If you’re considering repainting your car, a quick online search will reveal a wide range of costs that can be confusing. However, unless you have a luxury car or are restoring a classic, it’s not necessary to spend a fortune on a quality job.
If, like many Americans, you are keeping your vehicle up to the national average of 11.5 years or longer, repainting your car is one way to keep it in good shape. A few hours in a body shop can cover age, minor scrapes, and fading that occurs after years on the road.
How Much Does Repainting Your Car Cost?
New cars are expensive, whether you buy or lease them. If you’d prefer to refurbish your old car rather than making a new monthly payment, repainting your car may be worth it. The question is, how much of an investment in repainting do you want to make?
You can go for an economy job from a national chain that might cost $250-$400, or go to a reputable body shop and spend $1000-$5000. The answer often lies in how long you plan on keeping the car and on how valuable it is on the resale market. If you have a Chevy Cavalier from 2004, the resale value on the car might range from $800-$1800; while you might want to keep it looking nice a few more years, it doesn’t make sense to invest $5,000 in repainting your car. On the other hand, if you have a 2004 Lexus sedan with a resale value that exceeds $20,000, you might want to put more into the paint job.
Material Costs Raise the Price of a Paint Job
The difference in the pricing of car repainting is based on materials and labor. Car paint ranges from $30-$100 per gallon, but some paint used on high-end cars can cost more than that per quart; there is even specialized paint that costs more than $100 per gallon that would be used on a custom paint job that might exceed $20,000.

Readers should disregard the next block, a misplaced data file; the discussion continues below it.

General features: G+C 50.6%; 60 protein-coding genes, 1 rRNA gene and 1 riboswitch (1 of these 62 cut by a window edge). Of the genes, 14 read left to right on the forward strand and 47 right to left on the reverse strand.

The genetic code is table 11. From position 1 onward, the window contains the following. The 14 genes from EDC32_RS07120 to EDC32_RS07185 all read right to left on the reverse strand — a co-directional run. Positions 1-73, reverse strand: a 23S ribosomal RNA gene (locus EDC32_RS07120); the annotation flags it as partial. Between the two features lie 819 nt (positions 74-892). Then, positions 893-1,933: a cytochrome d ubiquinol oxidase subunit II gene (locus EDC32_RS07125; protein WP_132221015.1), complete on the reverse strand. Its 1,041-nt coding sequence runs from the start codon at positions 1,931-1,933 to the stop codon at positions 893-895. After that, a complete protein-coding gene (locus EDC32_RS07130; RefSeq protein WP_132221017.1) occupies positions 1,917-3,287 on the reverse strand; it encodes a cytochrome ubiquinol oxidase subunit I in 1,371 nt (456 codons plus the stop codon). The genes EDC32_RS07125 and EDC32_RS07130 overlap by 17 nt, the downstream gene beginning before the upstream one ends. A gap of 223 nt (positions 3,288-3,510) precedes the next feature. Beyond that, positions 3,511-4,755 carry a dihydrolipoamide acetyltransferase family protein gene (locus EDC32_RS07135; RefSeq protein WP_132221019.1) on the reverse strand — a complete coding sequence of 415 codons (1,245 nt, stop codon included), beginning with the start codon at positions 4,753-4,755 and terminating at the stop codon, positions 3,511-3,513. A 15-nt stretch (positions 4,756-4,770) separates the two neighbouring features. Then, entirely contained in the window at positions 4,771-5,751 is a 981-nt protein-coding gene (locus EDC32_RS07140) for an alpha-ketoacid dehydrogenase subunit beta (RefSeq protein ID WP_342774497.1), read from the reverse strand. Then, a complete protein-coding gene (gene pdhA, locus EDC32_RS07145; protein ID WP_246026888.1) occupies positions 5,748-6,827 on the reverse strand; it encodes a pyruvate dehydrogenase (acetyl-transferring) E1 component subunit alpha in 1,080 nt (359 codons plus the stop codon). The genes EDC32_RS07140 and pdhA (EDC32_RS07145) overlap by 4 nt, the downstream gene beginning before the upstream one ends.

A good body shop will direct you toward the right paint for your car and needs.
The Impact of Labor Costs on the Price of your Paint Job
When repainting your car, body shops use different techniques that can impact the cost. For example, to repaint certain areas of the car, they can either remove adjacent parts or tape and cover them to prevent overspray. The extra costs involved in removing and then replacing parts will increase the cost of your job.
The same logic of “more time, more money,” applies when you change the color of the car. This means that every part on the exterior of your car, including door jambs and the trunk, must be carefully painted for total coverage, a time-consuming task. If you have a clear coat or special effects in your car finish, the labor costs will increase as it simply takes longer to complete the job.
The body shop you select will also impact the cost. A shop with costly overhead, whether from expensive rent in a big city or highly skilled technicians that demand more compensation, is forced to pass those expenses along to customers.
Choose a Quality Body Shop When Repainting Your Car
While the cost of repainting your car can vary, it is possible to get a job you will be satisfied with at a price you can afford. For best results, get estimates for repainting your car from multiple shops and make a selection based on where you will get the best quality for your money.